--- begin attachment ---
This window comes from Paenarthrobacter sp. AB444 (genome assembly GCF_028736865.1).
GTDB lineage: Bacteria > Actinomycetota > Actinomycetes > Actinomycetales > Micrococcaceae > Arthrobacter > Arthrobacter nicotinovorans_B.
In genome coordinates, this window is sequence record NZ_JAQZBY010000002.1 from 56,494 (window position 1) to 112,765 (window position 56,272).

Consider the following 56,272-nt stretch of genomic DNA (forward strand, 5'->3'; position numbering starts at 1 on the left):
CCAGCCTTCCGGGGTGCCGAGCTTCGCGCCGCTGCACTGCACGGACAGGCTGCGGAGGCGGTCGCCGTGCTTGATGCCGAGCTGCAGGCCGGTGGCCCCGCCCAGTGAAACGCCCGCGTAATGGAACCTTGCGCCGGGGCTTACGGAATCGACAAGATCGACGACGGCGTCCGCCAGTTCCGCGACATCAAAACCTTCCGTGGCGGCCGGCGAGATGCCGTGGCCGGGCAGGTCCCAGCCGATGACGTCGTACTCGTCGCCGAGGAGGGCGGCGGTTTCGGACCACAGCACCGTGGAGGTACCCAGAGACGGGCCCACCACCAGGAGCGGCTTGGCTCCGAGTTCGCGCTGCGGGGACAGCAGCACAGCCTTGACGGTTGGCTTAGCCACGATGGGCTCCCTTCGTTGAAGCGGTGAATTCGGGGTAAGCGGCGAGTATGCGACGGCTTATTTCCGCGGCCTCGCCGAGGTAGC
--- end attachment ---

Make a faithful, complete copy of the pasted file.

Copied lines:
This window comes from Paenarthrobacter sp. AB444 (genome assembly GCF_028736865.1).
GTDB lineage: Bacteria > Actinomycetota > Actinomycetes > Actinomycetales > Micrococcaceae > Arthrobacter > Arthrobacter nicotinovorans_B.
In genome coordinates, this window is sequence record NZ_JAQZBY010000002.1 from 56,494 (window position 1) to 112,765 (window position 56,272).

Consider the following 56,272-nt stretch of genomic DNA (forward strand, 5'->3'; position numbering starts at 1 on the left):
CCAGCCTTCCGGGGTGCCGAGCTTCGCGCCGCTGCACTGCACGGACAGGCTGCGGAGGCGGTCGCCGTGCTTGATGCCGAGCTGCAGGCCGGTGGCCCCGCCCAGTGAAACGCCCGCGTAATGGAACCTTGCGCCGGGGCTTACGGAATCGACAAGATCGACGACGGCGTCCGCCAGTTCCGCGACATCAAAACCTTCCGTGGCGGCCGGCGAGATGCCGTGGCCGGGCAGGTCCCAGCCGATGACGTCGTACTCGTCGCCGAGGAGGGCGGCGGTTTCGGACCACAGCACCGTGGAGGTACCCAGAGACGGGCCCACCACCAGGAGCGGCTTGGCTCCGAGTTCGCGCTGCGGGGACAGCAGCACAGCCTTGACGGTTGGCTTAGCCACGATGGGCTCCCTTCGTTGAAGCGGTGAATTCGGGGTAAGCGGCGAGTATGCGACGGCTTATTTCCGCGGCCTCGCCGAGGTAGC